Various diseases and sicknesses. Diabetes, liver disease, and bronchitis can all cause halitosis. If you’re experiencing bad breath and have eliminated other causes like lax oral hygiene, tonsil stones, or dehydration, make a trip to the doctor to see if it’s a symptom of a bigger problem.

You’ll also experience bad breath when you come down with a cold or sinus infection. The mucus drainage from the nasal congestion smells bad on its own. Combine that with the bacteria in your mouth, and you’ve got a Superfund site of olfactory wretchedness.

How to Beat (Back) Bad Breath

It’s not possible to banish bad breath for good. No matter how well you clean your mouth at night, you only remove the surface layer of bacteria, and it all grows back by the time you wake up in the morning.

But while bad breath is always crouching at the door, regular maintenance can certainly do a bang-up job of beating it back and keeping your mouth fresh from day to day. Just stick to a consistent oral hygiene routine like this:

Brush your teeth morning and night. Use a quality toothbrush and pretty much any toothpaste. Just make sure to brush for two whole minutes. My dental hygienist recommends using a manual tooth brush in the morning, in order to thoroughly (but gently) scrub your teeth and gums. Besides cleaning the teeth and gums, she recommends brushing your entire mouth including your tongue (more on that area in a bit), inside your cheeks, and the roof of your mouth. Bad breath-inducing bacteria live in those places, too. In the evening, she recommends using an electric toothbrush to go after the plaque build-up from a new angle with those super-sonic waves.

Floss. When it comes to oral hygiene, flossing typically gets the short shrift. Not only will skipping flossing result in you getting tsk-tsk-ed by your dental hygienist for the 4mm pockets in your gums, and lead to periodontal disease, but it will also give you diaper mouth. All that food and debris stuck between your teeth is like a cruise ship buffet for oral bacteria. Eliminate their smorgasbord with nightly flossing. If you want to go the extra mile, floss in the morning, too.

Scrape your tongue. Your tongue is like a lush carpet, and bacteria, food particles, and discharge from your sinuses get caught in the “fibers,” particularly at the very back of the tongue, which is drier and doesn’t get as much natural or manual cleansing. In fact, it’s estimated that 80-90% of mouth-related bad breath is caused by the bacteria on your tongue.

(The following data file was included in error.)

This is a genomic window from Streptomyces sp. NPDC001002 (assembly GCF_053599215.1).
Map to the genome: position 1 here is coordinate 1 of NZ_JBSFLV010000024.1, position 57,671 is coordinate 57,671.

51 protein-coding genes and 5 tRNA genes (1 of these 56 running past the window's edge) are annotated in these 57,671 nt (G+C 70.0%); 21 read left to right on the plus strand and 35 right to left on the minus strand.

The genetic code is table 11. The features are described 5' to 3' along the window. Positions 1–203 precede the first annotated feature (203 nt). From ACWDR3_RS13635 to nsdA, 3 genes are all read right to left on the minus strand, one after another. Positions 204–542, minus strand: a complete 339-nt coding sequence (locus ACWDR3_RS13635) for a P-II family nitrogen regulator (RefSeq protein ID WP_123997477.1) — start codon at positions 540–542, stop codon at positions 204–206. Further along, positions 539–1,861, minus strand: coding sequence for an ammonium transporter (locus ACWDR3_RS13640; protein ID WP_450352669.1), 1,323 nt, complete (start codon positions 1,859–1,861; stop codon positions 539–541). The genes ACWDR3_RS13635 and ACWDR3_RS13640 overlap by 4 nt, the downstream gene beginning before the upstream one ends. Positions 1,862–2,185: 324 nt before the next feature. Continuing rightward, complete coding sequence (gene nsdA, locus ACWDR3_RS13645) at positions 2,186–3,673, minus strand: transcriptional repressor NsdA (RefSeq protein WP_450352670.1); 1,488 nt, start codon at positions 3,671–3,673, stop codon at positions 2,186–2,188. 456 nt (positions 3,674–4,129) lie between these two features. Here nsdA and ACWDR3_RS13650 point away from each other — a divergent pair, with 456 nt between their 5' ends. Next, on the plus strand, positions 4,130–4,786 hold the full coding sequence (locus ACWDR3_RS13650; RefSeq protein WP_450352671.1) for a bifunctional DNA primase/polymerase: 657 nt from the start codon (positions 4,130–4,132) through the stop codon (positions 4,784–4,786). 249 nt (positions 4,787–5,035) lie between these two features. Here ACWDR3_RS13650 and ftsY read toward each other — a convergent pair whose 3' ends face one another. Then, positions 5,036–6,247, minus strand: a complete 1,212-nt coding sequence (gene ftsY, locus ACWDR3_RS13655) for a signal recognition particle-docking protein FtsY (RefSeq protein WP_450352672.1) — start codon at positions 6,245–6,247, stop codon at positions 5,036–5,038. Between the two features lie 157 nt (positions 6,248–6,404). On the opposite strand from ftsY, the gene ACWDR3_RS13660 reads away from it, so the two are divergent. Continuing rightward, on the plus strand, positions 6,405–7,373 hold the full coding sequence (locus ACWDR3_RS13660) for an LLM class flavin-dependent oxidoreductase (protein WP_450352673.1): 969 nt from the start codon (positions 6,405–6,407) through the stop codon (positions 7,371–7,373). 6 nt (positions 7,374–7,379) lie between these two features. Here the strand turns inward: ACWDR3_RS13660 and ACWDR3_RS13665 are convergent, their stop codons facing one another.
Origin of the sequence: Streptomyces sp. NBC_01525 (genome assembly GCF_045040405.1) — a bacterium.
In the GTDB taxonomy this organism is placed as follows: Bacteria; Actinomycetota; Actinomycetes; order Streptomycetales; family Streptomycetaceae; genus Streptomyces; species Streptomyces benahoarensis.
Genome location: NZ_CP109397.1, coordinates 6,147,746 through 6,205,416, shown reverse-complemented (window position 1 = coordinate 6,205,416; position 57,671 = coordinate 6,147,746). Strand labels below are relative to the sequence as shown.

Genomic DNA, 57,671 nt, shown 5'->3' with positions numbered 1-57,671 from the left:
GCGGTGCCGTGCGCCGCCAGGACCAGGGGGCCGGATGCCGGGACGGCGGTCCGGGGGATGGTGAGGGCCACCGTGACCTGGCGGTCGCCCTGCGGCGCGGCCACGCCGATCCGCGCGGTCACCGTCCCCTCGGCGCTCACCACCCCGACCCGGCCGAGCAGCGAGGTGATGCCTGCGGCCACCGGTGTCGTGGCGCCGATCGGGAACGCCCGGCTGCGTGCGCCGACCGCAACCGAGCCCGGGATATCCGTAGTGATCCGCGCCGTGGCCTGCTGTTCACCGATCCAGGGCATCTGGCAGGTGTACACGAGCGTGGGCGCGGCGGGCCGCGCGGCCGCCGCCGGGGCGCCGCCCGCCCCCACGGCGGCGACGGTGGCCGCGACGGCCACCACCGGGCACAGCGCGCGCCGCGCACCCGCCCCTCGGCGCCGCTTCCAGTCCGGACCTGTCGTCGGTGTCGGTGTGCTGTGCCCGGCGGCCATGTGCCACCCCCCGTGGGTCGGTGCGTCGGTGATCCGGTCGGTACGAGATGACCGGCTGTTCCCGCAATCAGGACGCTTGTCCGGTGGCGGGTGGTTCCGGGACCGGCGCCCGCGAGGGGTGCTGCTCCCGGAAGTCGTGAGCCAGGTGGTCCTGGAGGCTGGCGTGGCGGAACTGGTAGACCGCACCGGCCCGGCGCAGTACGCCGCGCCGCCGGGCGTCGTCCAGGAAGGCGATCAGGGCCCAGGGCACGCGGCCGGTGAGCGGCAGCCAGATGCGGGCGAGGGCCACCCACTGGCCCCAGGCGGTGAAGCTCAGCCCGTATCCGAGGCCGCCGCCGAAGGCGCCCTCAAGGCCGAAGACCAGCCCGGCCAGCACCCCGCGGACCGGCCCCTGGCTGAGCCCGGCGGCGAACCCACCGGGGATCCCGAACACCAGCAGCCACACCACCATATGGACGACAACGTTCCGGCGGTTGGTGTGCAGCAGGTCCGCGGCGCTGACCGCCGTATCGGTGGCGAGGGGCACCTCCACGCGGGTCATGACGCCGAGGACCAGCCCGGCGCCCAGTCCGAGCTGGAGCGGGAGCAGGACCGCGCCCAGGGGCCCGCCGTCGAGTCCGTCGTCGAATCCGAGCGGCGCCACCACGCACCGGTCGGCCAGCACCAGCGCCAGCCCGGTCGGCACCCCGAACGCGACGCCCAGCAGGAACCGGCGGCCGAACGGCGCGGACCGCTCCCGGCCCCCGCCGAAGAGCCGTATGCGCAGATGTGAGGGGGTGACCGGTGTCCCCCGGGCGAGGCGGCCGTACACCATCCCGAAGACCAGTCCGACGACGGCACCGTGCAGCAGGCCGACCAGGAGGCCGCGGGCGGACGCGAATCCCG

Next to flossing, the one thing that will provide the most bang for your buck in eliminating your bad breath is to not only brush your tongue well, but to also scrape it after you brush and floss each morning and night. You’ll be amazed at the gunk that comes off when you do. It kind of looks yellow. If you’re feeling brave, give that gunk a sniff. When you do, you’ll thank me for adding the tongue scraper to your routine. Your gal will also thank me the next time you’re frenching. Though it might be kind of weird for her to be thinking of me while kissing you.

Rinse with an alcohol-free mouthwash. While the alcohol in most mouthwashes gives you that satisfying antiseptic burning, go with a mouthwash that’s alcohol-free. Remember, alcohol dehydrates the mouth and a dehydrated mouth is a stinky mouth.

Keep hydrated. Beyond a consistent regimen of brushing, flossing, and tongue scraping, nothing will do more for your breath than drinking water throughout the day to regularly irrigate your would-be sewer mouth.

Still have bad breath after following the above attack plan?

As discussed above, several causes of bad breath exist. For example, if your bad breath is caused by tonsil stones, no amount of tooth brushing or flossing will make it go away. You’ve got to get rid of the tonsil stones.

So if your breath still smells bad after a few weeks of following the above attack plan, start exploring other causes of it. For example, limit your coffee or sugar for a week, and see what happens.

If you don’t get anywhere with experimenting on your own, you may need to talk to your doctor to see if the bad breath is a symptom of something more problematic.

Soon enough you’ll be ready for your next make-out session, no gas mask needed.